Meanwhile, AI is working to establish editorial policies to ensure that only AIQ responses that meet minimum indicia of reliability will be incorporated into AI Reports. Open-text feedback provided through AIQs will similarly be vetted through established editorial policies and generally published in summary form, similar to existing practices used by the International Mediation Institute and the Almanac of the Federal Judiciary for mediators and U.S. judges. AI is also exploring other means of ensuring that feedback is fair to arbitrators.

How can AI Reports be used?

Most obviously, AI Reports will be useful to parties and counsel in selecting party-appointed arbitrators. AI Reports will also be useful, however, in quickly assessing the opposing party’s nominated arbitrator, as well as any proposed or appointed chairpersons. Other data collected through the AIQ will provide useful information for case strategy planning and potential future reforms in international arbitration more generally.

Who supports AI?

Arbitrator Intelligence enjoys broad interest and support from around the world by arbitration practitioners who share AI’s belief that more information about arbitrators will improve international arbitration for all. In particular, young and diverse arbitrators see the value of breaking the information bottleneck that prevents newer arbitrators from developing reputations that will increase the likelihood of future appointments.

AI is also supported by its publishing partner, Wolters Kluwer, and by its Board of Advisors, which represents diverse leading perspectives from among in-house and external counsel, leading arbitrators, institutional representatives, and academics specializing in international arbitration. The Board’s members include: Chiann Bao, Gary B. Born, Stavros Brekoulakis, Charles N. Brower, Petra Butler, Yemi Candide-Johnson, Alan Crain, Stephen Denyer, Elisabeth Eljuri, Huascar Ezcurra, Babatunde Fagbohunlu, Juan Fernández-Armesto, Isabelle Hautot, Gabrielle Kaufmann-Kohler, Jeffrey Kovar, Deborah Masucci, Michael McIlwrath, Sundaresh Menon, Luke Nottage, Maria Irene Perruccio, Mirèze Philippe, Sundra Rajoo, Peter Rees, Cecilia Flores Rueda, Patricia Shaughnessy, Delissa Ridgeway, Frederico José Straube, Albert Jan van den Berg, Mohamed S. Abdel Wahab, David B. Wilkins, and Mathias Wolkewitz.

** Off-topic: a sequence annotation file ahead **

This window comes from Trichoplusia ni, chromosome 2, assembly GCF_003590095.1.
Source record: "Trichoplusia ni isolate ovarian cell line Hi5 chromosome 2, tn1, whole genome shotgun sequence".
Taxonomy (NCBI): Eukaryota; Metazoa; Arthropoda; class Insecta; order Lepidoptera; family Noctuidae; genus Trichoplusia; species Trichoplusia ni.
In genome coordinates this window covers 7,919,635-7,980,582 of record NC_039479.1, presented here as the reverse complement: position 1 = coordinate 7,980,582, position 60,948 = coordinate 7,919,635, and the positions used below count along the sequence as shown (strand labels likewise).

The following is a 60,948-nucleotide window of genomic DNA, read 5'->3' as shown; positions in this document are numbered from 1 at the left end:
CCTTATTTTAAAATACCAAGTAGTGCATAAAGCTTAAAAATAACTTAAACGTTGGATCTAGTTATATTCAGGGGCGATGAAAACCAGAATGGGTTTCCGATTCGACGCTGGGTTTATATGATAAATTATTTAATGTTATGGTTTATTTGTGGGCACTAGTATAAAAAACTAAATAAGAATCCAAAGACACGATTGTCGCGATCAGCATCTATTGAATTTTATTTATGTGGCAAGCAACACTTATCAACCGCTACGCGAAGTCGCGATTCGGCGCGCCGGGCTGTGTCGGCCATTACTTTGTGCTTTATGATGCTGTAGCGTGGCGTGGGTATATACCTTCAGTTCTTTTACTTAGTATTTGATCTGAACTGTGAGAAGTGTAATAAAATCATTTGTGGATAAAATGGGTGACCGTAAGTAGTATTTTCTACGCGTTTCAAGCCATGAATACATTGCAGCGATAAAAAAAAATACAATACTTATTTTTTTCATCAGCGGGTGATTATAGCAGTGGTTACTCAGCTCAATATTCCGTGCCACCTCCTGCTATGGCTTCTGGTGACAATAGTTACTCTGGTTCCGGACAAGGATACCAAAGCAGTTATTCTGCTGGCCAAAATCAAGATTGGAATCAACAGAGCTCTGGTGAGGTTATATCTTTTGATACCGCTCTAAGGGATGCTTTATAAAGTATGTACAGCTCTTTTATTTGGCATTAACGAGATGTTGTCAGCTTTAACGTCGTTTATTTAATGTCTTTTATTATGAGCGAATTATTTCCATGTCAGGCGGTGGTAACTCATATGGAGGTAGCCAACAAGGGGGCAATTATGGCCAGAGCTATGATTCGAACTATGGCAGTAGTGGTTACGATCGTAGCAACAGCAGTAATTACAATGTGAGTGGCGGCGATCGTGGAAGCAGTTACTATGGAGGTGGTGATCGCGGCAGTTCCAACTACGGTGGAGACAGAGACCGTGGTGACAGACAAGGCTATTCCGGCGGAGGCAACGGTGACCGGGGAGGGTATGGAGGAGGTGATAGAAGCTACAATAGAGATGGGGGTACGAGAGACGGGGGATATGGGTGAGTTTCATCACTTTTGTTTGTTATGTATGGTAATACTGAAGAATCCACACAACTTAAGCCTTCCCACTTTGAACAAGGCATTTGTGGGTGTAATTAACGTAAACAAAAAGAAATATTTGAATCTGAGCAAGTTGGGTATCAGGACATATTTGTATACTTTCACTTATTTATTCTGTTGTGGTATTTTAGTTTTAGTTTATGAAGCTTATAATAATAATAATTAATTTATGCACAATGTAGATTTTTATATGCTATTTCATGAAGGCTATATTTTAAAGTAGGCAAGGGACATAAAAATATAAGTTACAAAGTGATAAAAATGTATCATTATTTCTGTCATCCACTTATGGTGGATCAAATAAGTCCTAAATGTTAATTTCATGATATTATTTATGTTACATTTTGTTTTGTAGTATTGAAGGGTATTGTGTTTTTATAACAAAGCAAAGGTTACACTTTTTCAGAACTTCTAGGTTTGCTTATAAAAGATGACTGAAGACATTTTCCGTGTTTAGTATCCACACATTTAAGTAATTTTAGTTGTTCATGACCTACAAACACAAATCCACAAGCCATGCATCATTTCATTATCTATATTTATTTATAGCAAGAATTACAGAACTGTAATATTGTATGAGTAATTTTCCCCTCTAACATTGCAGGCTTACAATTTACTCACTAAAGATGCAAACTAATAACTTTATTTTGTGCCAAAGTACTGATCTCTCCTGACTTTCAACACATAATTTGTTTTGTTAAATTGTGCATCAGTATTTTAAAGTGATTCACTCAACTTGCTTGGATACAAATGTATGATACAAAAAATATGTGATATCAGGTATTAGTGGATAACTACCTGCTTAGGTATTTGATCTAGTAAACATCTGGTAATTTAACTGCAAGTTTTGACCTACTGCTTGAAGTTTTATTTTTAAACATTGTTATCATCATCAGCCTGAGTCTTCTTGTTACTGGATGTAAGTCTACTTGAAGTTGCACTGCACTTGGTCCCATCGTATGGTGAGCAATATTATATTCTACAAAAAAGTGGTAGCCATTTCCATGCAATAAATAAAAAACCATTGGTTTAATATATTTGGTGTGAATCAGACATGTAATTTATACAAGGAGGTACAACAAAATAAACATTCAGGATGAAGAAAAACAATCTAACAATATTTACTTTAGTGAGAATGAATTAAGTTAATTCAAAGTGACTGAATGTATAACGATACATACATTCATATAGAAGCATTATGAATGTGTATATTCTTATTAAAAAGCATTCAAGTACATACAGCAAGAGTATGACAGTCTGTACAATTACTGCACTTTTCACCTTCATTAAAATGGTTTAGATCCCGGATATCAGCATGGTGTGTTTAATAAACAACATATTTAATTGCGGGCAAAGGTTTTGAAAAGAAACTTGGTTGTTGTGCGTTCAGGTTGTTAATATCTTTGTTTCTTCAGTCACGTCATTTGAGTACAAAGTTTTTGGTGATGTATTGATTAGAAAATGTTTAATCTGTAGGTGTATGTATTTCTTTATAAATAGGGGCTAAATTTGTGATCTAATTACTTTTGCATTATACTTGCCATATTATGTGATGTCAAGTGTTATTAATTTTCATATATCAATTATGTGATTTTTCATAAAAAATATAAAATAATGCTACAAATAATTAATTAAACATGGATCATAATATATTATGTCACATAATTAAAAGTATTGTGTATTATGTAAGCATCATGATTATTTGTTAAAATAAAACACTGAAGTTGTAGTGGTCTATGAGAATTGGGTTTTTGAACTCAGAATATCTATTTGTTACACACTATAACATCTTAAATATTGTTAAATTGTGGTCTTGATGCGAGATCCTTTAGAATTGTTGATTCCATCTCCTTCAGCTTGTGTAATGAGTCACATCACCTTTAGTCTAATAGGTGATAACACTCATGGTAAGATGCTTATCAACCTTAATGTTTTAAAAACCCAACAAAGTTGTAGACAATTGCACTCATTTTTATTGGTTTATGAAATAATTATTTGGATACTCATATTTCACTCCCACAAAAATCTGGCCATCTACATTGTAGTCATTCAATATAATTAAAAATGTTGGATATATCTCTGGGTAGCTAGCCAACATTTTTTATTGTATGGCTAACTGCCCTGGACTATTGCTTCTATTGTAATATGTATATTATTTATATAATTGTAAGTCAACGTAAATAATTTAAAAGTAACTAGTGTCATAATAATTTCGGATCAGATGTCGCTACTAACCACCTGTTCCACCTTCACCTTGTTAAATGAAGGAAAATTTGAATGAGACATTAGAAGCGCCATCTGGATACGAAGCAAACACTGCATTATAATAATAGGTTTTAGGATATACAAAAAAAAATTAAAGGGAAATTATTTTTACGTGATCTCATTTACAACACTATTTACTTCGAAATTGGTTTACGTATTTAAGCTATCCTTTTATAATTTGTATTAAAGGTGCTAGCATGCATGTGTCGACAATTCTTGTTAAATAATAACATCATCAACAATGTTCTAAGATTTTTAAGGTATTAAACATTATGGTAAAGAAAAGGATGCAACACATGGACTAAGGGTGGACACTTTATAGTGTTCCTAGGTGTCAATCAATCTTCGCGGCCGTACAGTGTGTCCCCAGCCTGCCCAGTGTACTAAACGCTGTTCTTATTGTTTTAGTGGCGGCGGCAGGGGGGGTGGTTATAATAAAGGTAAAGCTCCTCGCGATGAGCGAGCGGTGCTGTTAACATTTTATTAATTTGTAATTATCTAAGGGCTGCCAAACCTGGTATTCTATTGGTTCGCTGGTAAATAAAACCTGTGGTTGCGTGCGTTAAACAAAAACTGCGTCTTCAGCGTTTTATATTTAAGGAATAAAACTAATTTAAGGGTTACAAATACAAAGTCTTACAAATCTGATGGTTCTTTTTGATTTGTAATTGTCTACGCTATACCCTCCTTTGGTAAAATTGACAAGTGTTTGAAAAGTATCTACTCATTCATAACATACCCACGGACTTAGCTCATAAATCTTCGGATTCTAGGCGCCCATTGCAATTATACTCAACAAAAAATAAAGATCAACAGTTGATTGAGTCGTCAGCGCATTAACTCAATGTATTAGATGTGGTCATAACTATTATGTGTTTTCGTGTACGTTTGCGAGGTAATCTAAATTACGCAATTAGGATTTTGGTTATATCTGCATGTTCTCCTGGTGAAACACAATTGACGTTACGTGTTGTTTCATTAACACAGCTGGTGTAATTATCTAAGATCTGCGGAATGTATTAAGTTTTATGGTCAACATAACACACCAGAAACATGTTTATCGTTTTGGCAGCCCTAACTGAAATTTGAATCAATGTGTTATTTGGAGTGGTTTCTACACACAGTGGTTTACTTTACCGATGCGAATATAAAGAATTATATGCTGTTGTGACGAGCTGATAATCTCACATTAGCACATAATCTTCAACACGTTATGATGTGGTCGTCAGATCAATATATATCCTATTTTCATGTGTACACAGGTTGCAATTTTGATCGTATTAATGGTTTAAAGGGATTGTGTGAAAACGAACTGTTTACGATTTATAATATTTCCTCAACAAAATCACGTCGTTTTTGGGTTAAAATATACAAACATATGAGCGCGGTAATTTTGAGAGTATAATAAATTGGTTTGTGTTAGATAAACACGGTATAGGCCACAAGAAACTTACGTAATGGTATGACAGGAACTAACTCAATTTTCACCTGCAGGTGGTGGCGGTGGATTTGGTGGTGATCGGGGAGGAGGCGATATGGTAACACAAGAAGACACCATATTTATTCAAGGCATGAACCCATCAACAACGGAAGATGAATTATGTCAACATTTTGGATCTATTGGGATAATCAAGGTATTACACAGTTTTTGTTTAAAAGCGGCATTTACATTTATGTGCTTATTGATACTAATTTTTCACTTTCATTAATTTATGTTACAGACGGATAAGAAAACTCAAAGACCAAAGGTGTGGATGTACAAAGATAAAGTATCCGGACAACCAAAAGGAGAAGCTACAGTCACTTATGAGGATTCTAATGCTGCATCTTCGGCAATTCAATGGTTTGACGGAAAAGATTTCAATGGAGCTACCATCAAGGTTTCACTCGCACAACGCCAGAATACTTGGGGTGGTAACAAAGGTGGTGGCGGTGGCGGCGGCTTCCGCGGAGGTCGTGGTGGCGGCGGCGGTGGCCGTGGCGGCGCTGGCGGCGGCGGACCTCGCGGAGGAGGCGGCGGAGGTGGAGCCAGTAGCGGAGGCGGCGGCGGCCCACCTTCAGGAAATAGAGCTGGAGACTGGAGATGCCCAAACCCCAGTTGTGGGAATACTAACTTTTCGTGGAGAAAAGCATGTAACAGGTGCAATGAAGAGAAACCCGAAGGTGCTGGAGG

Why should you complete AIQs?

The biggest challenge AI currently faces is collecting AIQ responses, meaning collecting data needed to develop AI Reports. Without more responses to the AIQ, AI cannot generate AI Reports. In addition to collecting AIQ responses at the conclusion of each arbitration, AI is also seeking “retrospective” AIQs for arbitrations completed in the past 2 years (in exchange for free access to AI Reports for 2 years from when AI Reports become available).

To date, Gary Born and Wilmer, Cutler, Pickering, Hale & Door have committed to provide such retrospective AIQ responses. Several other firms are currently in discussions with AI to follow suit.

Completing AIQs, and particularly retrospective AIQs, involves a relative minor time-commitment compared with other pro bono activities. But by completing AIQs, however, you can contribute to the collectivized data needed to generate AI Reports, which will in turn ensure more and more equally accessible information about arbitrators, which will in turn promote transparency, accountability, and increased diversity in the arbitrator selection process.

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Arbitrator Intelligence is an ambitious project that seeks to harness the collective intelligence of the international arbitration community. It can only be truly successful with your help, by completing AIQs. Please, join your professional colleagues today by taking a few minutes at the end of each arbitration to complete an AIQ or, better yet, committing to provide retroactive AIQs for those arbitrations you have participated in over the past few years. Your contribution will hasten development of the AI Reports and contribute to increase transparency, accountability and diversity in arbitrator selection.